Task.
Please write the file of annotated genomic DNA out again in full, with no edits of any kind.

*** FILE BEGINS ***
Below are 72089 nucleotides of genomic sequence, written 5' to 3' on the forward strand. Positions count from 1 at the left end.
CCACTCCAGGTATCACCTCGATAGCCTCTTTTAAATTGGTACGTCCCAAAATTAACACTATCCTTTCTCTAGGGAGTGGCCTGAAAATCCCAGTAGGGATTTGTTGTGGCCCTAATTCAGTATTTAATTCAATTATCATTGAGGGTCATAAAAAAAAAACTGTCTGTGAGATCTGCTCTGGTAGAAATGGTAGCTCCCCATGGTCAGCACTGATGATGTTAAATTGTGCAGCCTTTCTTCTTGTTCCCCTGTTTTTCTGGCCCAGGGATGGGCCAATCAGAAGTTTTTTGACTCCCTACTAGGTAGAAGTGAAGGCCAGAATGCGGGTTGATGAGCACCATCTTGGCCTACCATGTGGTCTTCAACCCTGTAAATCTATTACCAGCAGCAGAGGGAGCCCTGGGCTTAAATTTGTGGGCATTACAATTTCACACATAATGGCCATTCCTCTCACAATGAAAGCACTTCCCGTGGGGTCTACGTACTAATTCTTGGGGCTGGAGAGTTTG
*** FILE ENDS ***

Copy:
Below are 72089 nucleotides of genomic sequence, written 5' to 3' on the forward strand. Positions count from 1 at the left end.
CCACTCCAGGTATCACCTCGATAGCCTCTTTTAAATTGGTACGTCCCAAAATTAACACTATCCTTTCTCTAGGGAGTGGCCTGAAAATCCCAGTAGGGATTTGTTGTGGCCCTAATTCAGTATTTAATTCAATTATCATTGAGGGTCATAAAAAAAAAACTGTCTGTGAGATCTGCTCTGGTAGAAATGGTAGCTCCCCATGGTCAGCACTGATGATGTTAAATTGTGCAGCCTTTCTTCTTGTTCCCCTGTTTTTCTGGCCCAGGGATGGGCCAATCAGAAGTTTTTTGACTCCCTACTAGGTAGAAGTGAAGGCCAGAATGCGGGTTGATGAGCACCATCTTGGCCTACCATGTGGTCTTCAACCCTGTAAATCTATTACCAGCAGCAGAGGGAGCCCTGGGCTTAAATTTGTGGGCATTACAATTTCACACATAATGGCCATTCCTCTCACAATGAAAGCACTTCCCGTGGGGTCTACGTACTAATTCTTGGGGCTGGAGAGTTTG